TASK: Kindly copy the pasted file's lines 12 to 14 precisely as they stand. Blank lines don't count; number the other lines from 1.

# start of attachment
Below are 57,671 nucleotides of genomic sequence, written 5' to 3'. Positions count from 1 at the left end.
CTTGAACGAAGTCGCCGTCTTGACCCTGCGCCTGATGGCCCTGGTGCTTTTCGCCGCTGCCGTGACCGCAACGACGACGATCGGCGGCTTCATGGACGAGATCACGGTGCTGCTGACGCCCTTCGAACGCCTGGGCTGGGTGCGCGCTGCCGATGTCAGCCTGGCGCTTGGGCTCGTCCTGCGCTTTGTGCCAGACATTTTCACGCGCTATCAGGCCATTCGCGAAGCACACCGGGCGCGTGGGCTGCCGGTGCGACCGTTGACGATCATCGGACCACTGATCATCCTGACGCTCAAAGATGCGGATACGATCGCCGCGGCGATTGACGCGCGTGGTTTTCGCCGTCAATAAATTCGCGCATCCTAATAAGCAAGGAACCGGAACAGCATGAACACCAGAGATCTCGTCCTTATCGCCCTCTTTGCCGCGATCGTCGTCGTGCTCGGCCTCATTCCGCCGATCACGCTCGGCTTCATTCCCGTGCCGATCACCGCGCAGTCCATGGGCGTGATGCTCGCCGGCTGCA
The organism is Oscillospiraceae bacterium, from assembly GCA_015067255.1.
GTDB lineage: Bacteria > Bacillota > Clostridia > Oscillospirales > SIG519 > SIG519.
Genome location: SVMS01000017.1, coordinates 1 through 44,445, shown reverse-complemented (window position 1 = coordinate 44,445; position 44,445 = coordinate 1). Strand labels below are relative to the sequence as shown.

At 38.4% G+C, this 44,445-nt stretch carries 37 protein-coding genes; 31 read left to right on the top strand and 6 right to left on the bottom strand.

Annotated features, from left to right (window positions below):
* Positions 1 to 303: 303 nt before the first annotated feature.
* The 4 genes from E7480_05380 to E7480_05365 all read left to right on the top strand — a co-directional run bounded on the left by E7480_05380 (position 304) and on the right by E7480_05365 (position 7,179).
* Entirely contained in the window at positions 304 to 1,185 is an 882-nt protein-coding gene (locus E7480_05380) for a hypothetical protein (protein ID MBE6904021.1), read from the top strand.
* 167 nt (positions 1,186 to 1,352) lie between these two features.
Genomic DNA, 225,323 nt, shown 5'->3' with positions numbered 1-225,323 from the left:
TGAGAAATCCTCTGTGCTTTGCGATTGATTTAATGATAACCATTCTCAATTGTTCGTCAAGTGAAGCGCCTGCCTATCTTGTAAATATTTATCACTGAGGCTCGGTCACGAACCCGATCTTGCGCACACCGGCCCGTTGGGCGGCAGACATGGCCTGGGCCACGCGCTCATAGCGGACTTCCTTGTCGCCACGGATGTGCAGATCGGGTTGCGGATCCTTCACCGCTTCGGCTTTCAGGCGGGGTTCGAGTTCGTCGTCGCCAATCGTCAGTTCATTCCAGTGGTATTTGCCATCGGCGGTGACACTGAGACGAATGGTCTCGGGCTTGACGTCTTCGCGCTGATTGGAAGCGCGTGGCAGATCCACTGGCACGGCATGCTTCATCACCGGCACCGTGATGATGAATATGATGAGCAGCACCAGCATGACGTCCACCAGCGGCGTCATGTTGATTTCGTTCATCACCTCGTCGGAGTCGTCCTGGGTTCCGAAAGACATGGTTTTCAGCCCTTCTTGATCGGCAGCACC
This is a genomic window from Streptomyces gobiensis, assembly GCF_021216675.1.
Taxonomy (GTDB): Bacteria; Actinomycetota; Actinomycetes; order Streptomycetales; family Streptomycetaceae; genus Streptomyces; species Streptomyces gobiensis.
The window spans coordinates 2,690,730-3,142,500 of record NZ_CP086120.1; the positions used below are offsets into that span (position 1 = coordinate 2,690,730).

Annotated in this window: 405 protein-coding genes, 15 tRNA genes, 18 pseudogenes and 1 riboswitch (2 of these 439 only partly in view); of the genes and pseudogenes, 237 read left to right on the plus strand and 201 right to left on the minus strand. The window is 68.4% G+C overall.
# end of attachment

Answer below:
Genomic DNA, 225,323 nt, shown 5'->3' with positions numbered 1-225,323 from the left:
TGAGAAATCCTCTGTGCTTTGCGATTGATTTAATGATAACCATTCTCAATTGTTCGTCAAGTGAAGCGCCTGCCTATCTTGTAAATATTTATCACTGAGGCTCGGTCACGAACCCGATCTTGCGCACACCGGCCCGTTGGGCGGCAGACATGGCCTGGGCCACGCGCTCATAGCGGACTTCCTTGTCGCCACGGATGTGCAGATCGGGTTGCGGATCCTTCACCGCTTCGGCTTTCAGGCGGGGTTCGAGTTCGTCGTCGCCAATCGTCAGTTCATTCCAGTGGTATTTGCCATCGGCGGTGACACTGAGACGAATGGTCTCGGGCTTGACGTCTTCGCGCTGATTGGAAGCGCGTGGCAGATCCACTGGCACGGCATGCTTCATCACCGGCACCGTGATGATGAATATGATGAGCAGCACCAGCATGACGTCCACCAGCGGCGTCATGTTGATTTCGTTCATCACCTCGTCGGAGTCGTCCTGGGTTCCGAAAGACATGGTTTTCAGCCCTTCTTGATCGGCAGCACC
This is a genomic window from Streptomyces gobiensis, assembly GCF_021216675.1.